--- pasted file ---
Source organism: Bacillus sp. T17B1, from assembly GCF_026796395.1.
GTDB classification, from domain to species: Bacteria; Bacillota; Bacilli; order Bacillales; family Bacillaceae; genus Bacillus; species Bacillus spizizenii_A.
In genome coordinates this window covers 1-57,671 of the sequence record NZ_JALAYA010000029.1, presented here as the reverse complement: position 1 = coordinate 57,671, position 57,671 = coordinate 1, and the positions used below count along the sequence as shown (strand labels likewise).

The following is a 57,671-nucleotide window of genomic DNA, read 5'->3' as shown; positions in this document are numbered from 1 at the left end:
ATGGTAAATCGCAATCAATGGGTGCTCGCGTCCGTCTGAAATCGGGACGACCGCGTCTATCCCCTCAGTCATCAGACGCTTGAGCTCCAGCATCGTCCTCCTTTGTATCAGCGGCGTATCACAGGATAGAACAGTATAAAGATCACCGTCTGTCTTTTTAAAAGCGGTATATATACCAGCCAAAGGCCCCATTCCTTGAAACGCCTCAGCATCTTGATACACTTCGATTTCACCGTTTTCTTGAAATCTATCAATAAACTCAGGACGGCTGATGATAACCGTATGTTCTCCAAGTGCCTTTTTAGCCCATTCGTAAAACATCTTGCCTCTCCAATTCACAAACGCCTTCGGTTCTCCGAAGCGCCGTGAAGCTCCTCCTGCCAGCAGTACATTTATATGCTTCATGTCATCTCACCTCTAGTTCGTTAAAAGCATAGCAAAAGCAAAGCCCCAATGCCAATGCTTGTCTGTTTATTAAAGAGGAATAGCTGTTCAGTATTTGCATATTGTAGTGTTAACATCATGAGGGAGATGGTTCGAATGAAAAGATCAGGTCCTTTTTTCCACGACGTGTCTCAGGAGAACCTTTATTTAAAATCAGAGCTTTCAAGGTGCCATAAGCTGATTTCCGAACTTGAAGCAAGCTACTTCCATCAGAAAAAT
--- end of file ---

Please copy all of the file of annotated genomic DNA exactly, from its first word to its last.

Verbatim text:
Source organism: Bacillus sp. T17B1, from assembly GCF_026796395.1.
GTDB classification, from domain to species: Bacteria; Bacillota; Bacilli; order Bacillales; family Bacillaceae; genus Bacillus; species Bacillus spizizenii_A.
In genome coordinates this window covers 1-57,671 of the sequence record NZ_JALAYA010000029.1, presented here as the reverse complement: position 1 = coordinate 57,671, position 57,671 = coordinate 1, and the positions used below count along the sequence as shown (strand labels likewise).

The following is a 57,671-nucleotide window of genomic DNA, read 5'->3' as shown; positions in this document are numbered from 1 at the left end:
ATGGTAAATCGCAATCAATGGGTGCTCGCGTCCGTCTGAAATCGGGACGACCGCGTCTATCCCCTCAGTCATCAGACGCTTGAGCTCCAGCATCGTCCTCCTTTGTATCAGCGGCGTATCACAGGATAGAACAGTATAAAGATCACCGTCTGTCTTTTTAAAAGCGGTATATATACCAGCCAAAGGCCCCATTCCTTGAAACGCCTCAGCATCTTGATACACTTCGATTTCACCGTTTTCTTGAAATCTATCAATAAACTCAGGACGGCTGATGATAACCGTATGTTCTCCAAGTGCCTTTTTAGCCCATTCGTAAAACATCTTGCCTCTCCAATTCACAAACGCCTTCGGTTCTCCGAAGCGCCGTGAAGCTCCTCCTGCCAGCAGTACATTTATATGCTTCATGTCATCTCACCTCTAGTTCGTTAAAAGCATAGCAAAAGCAAAGCCCCAATGCCAATGCTTGTCTGTTTATTAAAGAGGAATAGCTGTTCAGTATTTGCATATTGTAGTGTTAACATCATGAGGGAGATGGTTCGAATGAAAAGATCAGGTCCTTTTTTCCACGACGTGTCTCAGGAGAACCTTTATTTAAAATCAGAGCTTTCAAGGTGCCATAAGCTGATTTCCGAACTTGAAGCAAGCTACTTCCATCAGAAAAAT